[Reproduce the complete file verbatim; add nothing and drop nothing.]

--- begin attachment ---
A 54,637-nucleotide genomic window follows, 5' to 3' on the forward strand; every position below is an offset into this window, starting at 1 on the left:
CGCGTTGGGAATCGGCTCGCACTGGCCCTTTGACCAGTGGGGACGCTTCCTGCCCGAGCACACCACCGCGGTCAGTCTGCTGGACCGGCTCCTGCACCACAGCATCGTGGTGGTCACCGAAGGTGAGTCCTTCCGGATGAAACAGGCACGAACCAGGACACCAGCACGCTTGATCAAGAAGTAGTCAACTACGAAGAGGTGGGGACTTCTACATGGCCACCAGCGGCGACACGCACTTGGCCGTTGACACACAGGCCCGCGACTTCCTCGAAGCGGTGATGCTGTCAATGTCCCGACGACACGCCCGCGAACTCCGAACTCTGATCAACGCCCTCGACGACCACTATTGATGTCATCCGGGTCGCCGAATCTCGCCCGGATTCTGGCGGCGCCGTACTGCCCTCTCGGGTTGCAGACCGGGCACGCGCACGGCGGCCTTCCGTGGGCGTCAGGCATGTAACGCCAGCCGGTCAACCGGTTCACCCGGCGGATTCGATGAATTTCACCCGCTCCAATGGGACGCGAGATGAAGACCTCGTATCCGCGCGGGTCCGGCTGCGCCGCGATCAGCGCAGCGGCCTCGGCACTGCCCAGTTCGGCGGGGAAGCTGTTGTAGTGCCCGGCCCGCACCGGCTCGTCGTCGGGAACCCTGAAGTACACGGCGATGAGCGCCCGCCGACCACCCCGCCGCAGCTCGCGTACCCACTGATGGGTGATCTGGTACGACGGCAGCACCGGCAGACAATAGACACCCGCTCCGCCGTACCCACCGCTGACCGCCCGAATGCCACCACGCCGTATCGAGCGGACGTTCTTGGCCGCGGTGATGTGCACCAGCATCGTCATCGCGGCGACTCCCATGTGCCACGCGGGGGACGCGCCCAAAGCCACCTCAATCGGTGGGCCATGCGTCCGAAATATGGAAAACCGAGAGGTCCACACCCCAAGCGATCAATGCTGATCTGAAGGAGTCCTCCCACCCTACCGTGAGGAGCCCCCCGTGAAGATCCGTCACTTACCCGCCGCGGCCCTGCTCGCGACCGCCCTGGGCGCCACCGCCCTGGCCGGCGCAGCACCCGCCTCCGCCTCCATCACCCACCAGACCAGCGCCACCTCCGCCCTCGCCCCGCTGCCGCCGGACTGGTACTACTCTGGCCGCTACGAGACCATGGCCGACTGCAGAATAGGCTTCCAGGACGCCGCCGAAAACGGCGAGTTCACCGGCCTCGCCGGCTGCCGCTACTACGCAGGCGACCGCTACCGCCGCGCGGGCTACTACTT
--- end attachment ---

A 54,637-nucleotide genomic window follows, 5' to 3' on the forward strand; every position below is an offset into this window, starting at 1 on the left:
CGCGTTGGGAATCGGCTCGCACTGGCCCTTTGACCAGTGGGGACGCTTCCTGCCCGAGCACACCACCGCGGTCAGTCTGCTGGACCGGCTCCTGCACCACAGCATCGTGGTGGTCACCGAAGGTGAGTCCTTCCGGATGAAACAGGCACGAACCAGGACACCAGCACGCTTGATCAAGAAGTAGTCAACTACGAAGAGGTGGGGACTTCTACATGGCCACCAGCGGCGACACGCACTTGGCCGTTGACACACAGGCCCGCGACTTCCTCGAAGCGGTGATGCTGTCAATGTCCCGACGACACGCCCGCGAACTCCGAACTCTGATCAACGCCCTCGACGACCACTATTGATGTCATCCGGGTCGCCGAATCTCGCCCGGATTCTGGCGGCGCCGTACTGCCCTCTCGGGTTGCAGACCGGGCACGCGCACGGCGGCCTTCCGTGGGCGTCAGGCATGTAACGCCAGCCGGTCAACCGGTTCACCCGGCGGATTCGATGAATTTCACCCGCTCCAATGGGACGCGAGATGAAGACCTCGTATCCGCGCGGGTCCGGCTGCGCCGCGATCAGCGCAGCGGCCTCGGCACTGCCCAGTTCGGCGGGGAAGCTGTTGTAGTGCCCGGCCCGCACCGGCTCGTCGTCGGGAACCCTGAAGTACACGGCGATGAGCGCCCGCCGACCACCCCGCCGCAGCTCGCGTACCCACTGATGGGTGATCTGGTACGACGGCAGCACCGGCAGACAATAGACACCCGCTCCGCCGTACCCACCGCTGACCGCCCGAATGCCACCACGCCGTATCGAGCGGACGTTCTTGGCCGCGGTGATGTGCACCAGCATCGTCATCGCGGCGACTCCCATGTGCCACGCGGGGGACGCGCCCAAAGCCACCTCAATCGGTGGGCCATGCGTCCGAAATATGGAAAACCGAGAGGTCCACACCCCAAGCGATCAATGCTGATCTGAAGGAGTCCTCCCACCCTACCGTGAGGAGCCCCCCGTGAAGATCCGTCACTTACCCGCCGCGGCCCTGCTCGCGACCGCCCTGGGCGCCACCGCCCTGGCCGGCGCAGCACCCGCCTCCGCCTCCATCACCCACCAGACCAGCGCCACCTCCGCCCTCGCCCCGCTGCCGCCGGACTGGTACTACTCTGGCCGCTACGAGACCATGGCCGACTGCAGAATAGGCTTCCAGGACGCCGCCGAAAACGGCGAGTTCACCGGCCTCGCCGGCTGCCGCTACTACGCAGGCGACCGCTACCGCCGCGCGGGCTACTACTT